Macklemore & Ryan Lewis took a three-trophy haul, as their hit set “The Heist” scored best rap album, while their fizzy bestselling single “Thrift Shop” took best rap performance and (as writers) best rap song. The Seattle team will compete for album of the year, song of the year and best new artist this evening.
Daft Punk’s “Random Access Memories” was named best dance/electronica album, while the French duo’s engineering team picked up the award for best engineered non-classical album. The pair is up for record and album of the year honors tonight.
Pharrell Williams, the year’s most valuable player for his work on Daft Punk’s “Get Lucky” and Robin Thicke’s “Blurred Lines,” drew best non-classical producer honors for his work with Thicke, Jay Z, Jennifer Hudson, Destiny’s Child and Mayer Hawthorne.
Best new artist nominee Kacey Musgraves took a share of the best country song award for “Merry Go ‘Round,” penned with Shane McAnally and Josh Osborne.
Cyndi Lauper, hostess of the afternoon ceremony, repeated her Tony Awards triumph as “Kinky Boots” was named best musical theater album. It was only Lauper’s second Grammy; she was named best new artist in 1985.
Diva Alicia Keys won her 15th Grammy as “Girl On Fire” was tabbed as best R&B album.
Locked out of the big categories, comeback kid Justin Timberlake took a share of the best R&B song for “Pusher Love Girl,” written with James Fauntleroy, Jerome Harmon and Timothy Mosley. Timberlake’s “The 20/20 Experience,” from which the tune was drawn, has sold 2.4 million units to date.
The video for “Suit and Tie,” Timberlake’s collaboration with Jay Z (the day’s big nominee with nine nods), was selected as best music video.
In the awards for visual media, Adele nabbed her 10th Grammy for her title song for the James Bond pic “Skyfall,” which took an Oscar and a Golden Globe last year; Thomas Newman’s score for the feature was also recognized.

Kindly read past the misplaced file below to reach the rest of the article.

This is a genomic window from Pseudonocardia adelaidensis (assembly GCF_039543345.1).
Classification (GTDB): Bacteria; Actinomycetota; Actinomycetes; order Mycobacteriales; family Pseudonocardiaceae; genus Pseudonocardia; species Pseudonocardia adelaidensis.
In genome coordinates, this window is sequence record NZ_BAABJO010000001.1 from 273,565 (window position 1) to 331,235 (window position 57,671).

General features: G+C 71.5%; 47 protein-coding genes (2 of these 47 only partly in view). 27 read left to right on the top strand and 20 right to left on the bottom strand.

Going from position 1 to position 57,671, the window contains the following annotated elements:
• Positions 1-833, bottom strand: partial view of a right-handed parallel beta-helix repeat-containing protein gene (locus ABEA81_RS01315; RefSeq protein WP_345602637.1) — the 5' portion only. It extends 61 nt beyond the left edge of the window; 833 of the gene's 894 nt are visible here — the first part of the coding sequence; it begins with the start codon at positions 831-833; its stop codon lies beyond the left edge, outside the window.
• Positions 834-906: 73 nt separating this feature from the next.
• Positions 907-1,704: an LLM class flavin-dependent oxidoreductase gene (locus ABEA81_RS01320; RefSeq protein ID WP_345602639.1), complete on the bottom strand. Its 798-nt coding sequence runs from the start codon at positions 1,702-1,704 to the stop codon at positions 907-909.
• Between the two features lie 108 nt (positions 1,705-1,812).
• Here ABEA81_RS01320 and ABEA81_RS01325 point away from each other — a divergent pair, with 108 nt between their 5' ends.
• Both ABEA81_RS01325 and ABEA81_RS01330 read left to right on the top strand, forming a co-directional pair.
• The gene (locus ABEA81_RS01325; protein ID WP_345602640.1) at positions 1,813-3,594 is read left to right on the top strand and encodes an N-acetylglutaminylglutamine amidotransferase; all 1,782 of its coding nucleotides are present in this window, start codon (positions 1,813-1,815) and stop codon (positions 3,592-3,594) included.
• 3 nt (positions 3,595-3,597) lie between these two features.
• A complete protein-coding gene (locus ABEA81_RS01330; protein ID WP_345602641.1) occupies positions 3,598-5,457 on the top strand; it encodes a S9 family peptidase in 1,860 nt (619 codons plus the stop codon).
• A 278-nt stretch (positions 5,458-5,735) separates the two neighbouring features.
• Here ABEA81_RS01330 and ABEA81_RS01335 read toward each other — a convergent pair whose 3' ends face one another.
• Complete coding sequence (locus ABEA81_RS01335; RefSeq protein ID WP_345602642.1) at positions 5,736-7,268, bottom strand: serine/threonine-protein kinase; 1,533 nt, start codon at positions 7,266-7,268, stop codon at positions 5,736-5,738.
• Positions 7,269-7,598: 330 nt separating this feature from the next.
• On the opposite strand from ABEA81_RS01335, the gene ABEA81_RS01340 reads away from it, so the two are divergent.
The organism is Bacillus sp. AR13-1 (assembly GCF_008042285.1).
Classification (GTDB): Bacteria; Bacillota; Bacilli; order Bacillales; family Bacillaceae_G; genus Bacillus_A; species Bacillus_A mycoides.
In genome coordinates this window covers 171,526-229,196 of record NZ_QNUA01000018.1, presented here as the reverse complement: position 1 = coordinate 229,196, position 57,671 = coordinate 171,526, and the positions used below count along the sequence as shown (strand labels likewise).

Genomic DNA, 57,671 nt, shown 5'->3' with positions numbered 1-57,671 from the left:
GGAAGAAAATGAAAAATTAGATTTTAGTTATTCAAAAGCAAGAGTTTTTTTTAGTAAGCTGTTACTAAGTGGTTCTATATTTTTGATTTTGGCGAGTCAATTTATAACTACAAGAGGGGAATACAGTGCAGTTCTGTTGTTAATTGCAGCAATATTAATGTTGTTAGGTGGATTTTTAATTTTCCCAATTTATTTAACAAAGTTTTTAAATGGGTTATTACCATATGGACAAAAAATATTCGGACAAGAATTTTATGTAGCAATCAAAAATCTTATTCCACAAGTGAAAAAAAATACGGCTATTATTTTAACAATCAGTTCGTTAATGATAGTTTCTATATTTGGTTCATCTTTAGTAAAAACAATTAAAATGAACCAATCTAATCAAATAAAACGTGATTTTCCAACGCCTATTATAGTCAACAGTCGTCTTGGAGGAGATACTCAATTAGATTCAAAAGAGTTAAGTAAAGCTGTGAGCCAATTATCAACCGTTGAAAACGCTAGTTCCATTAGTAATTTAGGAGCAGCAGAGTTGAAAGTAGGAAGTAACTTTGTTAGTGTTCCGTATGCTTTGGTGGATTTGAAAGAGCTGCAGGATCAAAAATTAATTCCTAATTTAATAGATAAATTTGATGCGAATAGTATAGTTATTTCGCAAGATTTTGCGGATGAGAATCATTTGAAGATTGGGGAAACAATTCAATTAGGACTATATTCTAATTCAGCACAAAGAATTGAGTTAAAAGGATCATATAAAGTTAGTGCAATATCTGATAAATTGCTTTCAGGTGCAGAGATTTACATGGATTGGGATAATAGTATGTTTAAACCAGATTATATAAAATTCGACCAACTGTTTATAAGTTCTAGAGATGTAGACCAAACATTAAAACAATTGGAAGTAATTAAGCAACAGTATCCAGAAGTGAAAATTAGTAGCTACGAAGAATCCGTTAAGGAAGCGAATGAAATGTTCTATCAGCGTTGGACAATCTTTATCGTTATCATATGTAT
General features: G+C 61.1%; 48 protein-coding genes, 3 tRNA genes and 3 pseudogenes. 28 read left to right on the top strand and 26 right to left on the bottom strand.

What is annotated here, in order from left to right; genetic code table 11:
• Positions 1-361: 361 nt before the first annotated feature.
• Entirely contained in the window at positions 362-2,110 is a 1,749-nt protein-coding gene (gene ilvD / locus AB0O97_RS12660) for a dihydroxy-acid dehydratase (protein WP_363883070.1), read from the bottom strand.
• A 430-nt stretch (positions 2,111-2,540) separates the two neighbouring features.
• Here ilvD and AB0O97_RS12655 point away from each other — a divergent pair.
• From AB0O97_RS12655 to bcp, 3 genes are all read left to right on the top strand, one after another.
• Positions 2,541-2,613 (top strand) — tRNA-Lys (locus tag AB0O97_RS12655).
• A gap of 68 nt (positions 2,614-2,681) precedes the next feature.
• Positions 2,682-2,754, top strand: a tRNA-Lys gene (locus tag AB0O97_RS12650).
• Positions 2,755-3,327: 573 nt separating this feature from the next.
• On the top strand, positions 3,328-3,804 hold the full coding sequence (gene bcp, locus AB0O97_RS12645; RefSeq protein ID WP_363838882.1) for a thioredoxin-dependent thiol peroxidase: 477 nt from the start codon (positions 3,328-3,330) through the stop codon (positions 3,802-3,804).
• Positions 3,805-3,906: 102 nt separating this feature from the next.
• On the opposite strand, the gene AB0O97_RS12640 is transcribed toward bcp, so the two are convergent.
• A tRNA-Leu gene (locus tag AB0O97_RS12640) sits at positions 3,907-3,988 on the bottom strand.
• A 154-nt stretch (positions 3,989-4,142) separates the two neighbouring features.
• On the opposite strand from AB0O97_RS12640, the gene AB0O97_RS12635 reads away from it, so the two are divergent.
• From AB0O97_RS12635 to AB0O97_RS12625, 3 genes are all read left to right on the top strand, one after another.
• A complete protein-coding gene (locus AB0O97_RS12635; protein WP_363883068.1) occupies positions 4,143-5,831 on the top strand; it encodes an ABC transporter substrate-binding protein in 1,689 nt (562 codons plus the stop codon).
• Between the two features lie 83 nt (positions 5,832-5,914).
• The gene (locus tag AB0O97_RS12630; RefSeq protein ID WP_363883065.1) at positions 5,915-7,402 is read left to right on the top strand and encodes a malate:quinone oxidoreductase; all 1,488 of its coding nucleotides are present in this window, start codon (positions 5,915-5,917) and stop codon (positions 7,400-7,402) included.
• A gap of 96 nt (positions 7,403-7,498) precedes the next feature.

Perennial Grammy fave Dave Grohl’s “Sound City: Reel to Reel,” his doc about a defunct Van Nuys studio, collected a 14th award for the Foo Fighters front man as it won best compilation soundtrack. Grohl previously won as a member of the Foos, Nirvana and Them Crooked Vultures.
While “Radioactive” hitmakers Imagine Dragons nicked best rock performance, the rock field went old-school as Black Sabbath and Led Zeppelin won for best metal performance and best rock album, for “God Is Dead?” and the live album “Celebration Day,” respectively. It was Zeppelin’s first Grammy recognition and Sabbath’s second trophy.
Actor-bluegrass musician Steve Martin was the recipient of his fifth Grammy for “Love Has Come For You,” a composition authored with Edie Brickell that was selected best Americana roots song. Emmylou Harris took home her 13th Grammy for “Old Yellow Moon,” her collaboration with former bandmate Rodney Crowell, which was selected best Americana album.
Trumpeter and A&M Records co-founder Herb Alpert won his seventh statue for “Steppin’ Out,” named best instrumental album. Composer-arranger Clare Fischer received his second consecutive posthumous Grammy, as “Pensamientos for Solo Alto Saxophone and Chamber Orchestra” won as best instrumental composition.
Drummer-bandleader Terri Lyne Carrington became the first woman to collect the best jazz instrumental album award, for her “Money Jungle: Provocative in Blue.”
Veteran engineer Al Schmitt won his 23rd statuette for his work on Paul McCartney’s “Live Kisses,” named best surround sound album. He received his first in 1963. Another control room vet, Bob Ludwig, took his fifth award for his work on “Charlie is My Darling,” the year’s best historical album.
McCartney won his 17th Grammy, as “Live Kisses” took best music film. The ex-Beatle is scheduled to appear on tonight’s telecast with former bandmate Ringo Starr.
Afternoon presenter Tye Tribbett garnered two Grammys for best gospel album (“Greater Than [Live]”) and best gospel song (“If He Did It Before…Same God”).
In the classical categories, “Winter Morning Walks” collected two Grammys, for composer Maria Schneider and vocal soloist Dawn Upshaw.
The p.m. ceremony featured performances by the Larry Batiste Orchestra featuring Summer Horns, La Santa Cecilia (who scored best Latin rock, urban or alternative album honors for “Treinta Dias”), Roomful of Teeth (best chamber music/small ensemble performance winner, for their self-titled release), Hiatus Kaiyote and Ben Harper & Charlie Musselwhite (best blues album winners for “Get Up!”).